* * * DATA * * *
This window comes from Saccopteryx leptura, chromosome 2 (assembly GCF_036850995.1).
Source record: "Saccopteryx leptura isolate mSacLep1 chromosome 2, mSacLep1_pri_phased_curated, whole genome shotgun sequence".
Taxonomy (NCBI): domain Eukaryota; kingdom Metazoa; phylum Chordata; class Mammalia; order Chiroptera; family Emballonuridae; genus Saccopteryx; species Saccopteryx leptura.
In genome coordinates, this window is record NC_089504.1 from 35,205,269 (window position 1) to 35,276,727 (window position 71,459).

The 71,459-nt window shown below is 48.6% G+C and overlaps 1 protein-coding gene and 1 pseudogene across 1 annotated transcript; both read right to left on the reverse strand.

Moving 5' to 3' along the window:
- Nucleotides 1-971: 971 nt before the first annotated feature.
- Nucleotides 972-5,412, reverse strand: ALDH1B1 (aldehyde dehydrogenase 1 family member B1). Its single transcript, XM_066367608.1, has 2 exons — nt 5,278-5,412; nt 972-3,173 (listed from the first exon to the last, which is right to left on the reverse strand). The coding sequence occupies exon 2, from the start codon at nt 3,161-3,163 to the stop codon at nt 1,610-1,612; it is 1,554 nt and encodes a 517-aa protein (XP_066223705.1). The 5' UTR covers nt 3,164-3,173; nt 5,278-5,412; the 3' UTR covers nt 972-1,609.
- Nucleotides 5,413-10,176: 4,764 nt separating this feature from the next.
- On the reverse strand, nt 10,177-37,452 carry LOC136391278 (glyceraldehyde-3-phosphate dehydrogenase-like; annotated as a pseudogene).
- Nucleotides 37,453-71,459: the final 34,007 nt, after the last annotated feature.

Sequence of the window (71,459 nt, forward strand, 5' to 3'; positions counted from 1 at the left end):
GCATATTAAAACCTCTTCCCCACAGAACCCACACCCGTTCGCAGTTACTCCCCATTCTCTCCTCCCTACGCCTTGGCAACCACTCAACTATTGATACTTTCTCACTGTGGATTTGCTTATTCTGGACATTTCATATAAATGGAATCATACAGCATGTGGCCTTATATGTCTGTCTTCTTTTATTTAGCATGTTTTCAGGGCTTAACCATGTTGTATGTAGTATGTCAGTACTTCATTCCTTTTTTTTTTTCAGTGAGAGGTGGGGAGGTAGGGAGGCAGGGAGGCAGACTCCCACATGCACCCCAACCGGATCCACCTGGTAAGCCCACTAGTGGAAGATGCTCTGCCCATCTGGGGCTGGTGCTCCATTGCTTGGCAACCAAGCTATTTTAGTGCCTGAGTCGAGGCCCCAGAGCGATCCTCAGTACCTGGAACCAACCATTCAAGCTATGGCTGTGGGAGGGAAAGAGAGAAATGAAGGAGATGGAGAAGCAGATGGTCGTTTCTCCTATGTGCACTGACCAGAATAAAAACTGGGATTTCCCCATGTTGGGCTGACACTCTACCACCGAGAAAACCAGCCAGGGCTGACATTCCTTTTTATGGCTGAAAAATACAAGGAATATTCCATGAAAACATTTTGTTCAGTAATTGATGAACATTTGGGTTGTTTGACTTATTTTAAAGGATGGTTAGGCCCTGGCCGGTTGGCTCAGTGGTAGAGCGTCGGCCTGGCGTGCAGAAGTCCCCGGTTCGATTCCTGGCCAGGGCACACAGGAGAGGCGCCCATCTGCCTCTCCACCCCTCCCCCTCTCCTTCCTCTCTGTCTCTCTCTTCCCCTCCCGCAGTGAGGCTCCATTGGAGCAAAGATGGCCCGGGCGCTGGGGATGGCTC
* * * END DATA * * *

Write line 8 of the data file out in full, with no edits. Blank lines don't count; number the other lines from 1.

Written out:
- Nucleotides 972-5,412, reverse strand: ALDH1B1 (aldehyde dehydrogenase 1 family member B1). Its single transcript, XM_066367608.1, has 2 exons — nt 5,278-5,412; nt 972-3,173 (listed from the first exon to the last, which is right to left on the reverse strand). The coding sequence occupies exon 2, from the start codon at nt 3,161-3,163 to the stop codon at nt 1,610-1,612; it is 1,554 nt and encodes a 517-aa protein (XP_066223705.1). The 5' UTR covers nt 3,164-3,173; nt 5,278-5,412; the 3' UTR covers nt 972-1,609.